Stephen Hurrel was commissioned by Sligo Local Authorities and funded by the Department of Environment, Heritage and Local Government Per Cent for Art Scheme. The commission marks the delivery of the Sligo Waste Water Treatment Plant officially opened in May 2009.
Further information is available from Sligo Arts Service, firstname.lastname@example.org 071 911 1822
The Cathaoirleach of Sligo County Council Councillor Gerry Murray has welcomed the news that Ballymote Public Library is to be reopened. ‘The many people who contacted me when the closure of the Library was announced shows just how valued the service is. I see the Library as a hugely important presence in any community, the people of Ballymote have great time for their local Library and the staff working there. This is great news for Ballymote, and we can now look forward to the opening of the new Branch Library in early 2010.’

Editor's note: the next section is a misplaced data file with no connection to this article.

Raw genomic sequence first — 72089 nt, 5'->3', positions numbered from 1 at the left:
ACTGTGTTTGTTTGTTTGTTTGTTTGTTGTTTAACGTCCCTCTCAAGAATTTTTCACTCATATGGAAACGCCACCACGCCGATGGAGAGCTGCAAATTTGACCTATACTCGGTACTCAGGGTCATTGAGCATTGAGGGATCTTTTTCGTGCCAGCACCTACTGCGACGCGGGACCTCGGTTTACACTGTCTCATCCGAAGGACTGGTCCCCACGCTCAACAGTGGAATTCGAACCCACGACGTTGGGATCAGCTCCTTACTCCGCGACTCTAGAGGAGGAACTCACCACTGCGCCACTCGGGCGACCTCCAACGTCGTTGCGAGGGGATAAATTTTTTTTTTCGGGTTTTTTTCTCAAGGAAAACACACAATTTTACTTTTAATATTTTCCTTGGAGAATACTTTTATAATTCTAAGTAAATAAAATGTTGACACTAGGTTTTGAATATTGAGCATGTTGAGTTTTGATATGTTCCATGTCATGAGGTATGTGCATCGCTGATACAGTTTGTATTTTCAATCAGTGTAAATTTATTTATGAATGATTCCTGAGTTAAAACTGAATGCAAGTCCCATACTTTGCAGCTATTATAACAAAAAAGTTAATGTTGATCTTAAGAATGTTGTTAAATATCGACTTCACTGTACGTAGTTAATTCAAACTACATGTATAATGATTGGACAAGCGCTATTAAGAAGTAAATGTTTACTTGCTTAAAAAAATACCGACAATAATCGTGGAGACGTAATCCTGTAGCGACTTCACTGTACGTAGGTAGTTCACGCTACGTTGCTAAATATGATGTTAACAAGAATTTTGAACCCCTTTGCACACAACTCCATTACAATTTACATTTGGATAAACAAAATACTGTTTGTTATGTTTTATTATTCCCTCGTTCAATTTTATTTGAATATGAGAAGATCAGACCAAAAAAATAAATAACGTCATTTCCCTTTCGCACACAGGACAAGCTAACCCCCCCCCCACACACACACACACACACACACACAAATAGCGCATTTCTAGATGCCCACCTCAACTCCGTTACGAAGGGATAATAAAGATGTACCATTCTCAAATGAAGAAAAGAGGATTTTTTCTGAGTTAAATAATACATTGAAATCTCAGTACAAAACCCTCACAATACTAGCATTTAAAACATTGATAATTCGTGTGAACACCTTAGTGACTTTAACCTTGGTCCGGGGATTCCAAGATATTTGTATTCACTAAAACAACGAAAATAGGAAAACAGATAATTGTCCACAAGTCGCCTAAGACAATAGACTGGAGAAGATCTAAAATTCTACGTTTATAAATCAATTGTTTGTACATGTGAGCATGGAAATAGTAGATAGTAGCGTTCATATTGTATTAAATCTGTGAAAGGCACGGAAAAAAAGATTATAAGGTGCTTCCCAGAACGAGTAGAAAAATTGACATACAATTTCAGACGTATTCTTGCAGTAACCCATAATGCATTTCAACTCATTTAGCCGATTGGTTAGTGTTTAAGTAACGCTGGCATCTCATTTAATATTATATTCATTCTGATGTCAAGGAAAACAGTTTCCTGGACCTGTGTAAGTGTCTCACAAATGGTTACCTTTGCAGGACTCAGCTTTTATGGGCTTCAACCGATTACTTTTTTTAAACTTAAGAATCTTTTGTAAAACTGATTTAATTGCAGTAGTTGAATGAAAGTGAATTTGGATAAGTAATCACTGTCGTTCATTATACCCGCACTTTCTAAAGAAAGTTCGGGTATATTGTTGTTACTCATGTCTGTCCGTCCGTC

Tuesdays 1.00pm – 5.00pm
Wednesdays 1.00pm – 5.00pm
Thursdays 1.00pm – 5.00pm 6.00pm – 8.00pm
Fridays 1.00pm – 5.00pm
Saturdays 9.30pm – 1.30pm